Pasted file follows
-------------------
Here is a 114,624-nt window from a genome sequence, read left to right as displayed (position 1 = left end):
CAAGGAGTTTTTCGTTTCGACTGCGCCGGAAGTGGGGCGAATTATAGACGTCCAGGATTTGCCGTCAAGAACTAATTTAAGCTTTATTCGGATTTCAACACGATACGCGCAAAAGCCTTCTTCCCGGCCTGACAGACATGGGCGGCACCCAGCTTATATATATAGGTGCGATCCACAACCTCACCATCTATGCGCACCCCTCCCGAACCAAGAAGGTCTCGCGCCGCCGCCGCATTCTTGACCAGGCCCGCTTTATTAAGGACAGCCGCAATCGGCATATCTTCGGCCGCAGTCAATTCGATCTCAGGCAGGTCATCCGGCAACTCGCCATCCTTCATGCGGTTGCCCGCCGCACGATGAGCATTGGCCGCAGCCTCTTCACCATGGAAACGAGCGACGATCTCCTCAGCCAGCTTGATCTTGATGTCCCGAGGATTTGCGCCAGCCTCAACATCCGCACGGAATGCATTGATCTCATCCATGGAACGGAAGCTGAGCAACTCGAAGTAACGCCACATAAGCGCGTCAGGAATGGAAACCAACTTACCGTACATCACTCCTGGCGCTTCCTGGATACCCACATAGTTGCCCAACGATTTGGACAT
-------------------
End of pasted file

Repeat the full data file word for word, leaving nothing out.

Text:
Here is a 114,624-nt window from a genome sequence, read left to right as displayed (position 1 = left end):
CAAGGAGTTTTTCGTTTCGACTGCGCCGGAAGTGGGGCGAATTATAGACGTCCAGGATTTGCCGTCAAGAACTAATTTAAGCTTTATTCGGATTTCAACACGATACGCGCAAAAGCCTTCTTCCCGGCCTGACAGACATGGGCGGCACCCAGCTTATATATATAGGTGCGATCCACAACCTCACCATCTATGCGCACCCCTCCCGAACCAAGAAGGTCTCGCGCCGCCGCCGCATTCTTGACCAGGCCCGCTTTATTAAGGACAGCCGCAATCGGCATATCTTCGGCCGCAGTCAATTCGATCTCAGGCAGGTCATCCGGCAACTCGCCATCCTTCATGCGGTTGCCCGCCGCACGATGAGCATTGGCCGCAGCCTCTTCACCATGGAAACGAGCGACGATCTCCTCAGCCAGCTTGATCTTGATGTCCCGAGGATTTGCGCCAGCCTCAACATCCGCACGGAATGCATTGATCTCATCCATGGAACGGAAGCTGAGCAACTCGAAGTAACGCCACATAAGCGCGTCAGGAATGGAAACCAACTTACCGTACATCACTCCTGGCGCTTCCTGGATACCCACATAGTTGCCCAACGATTTGGACAT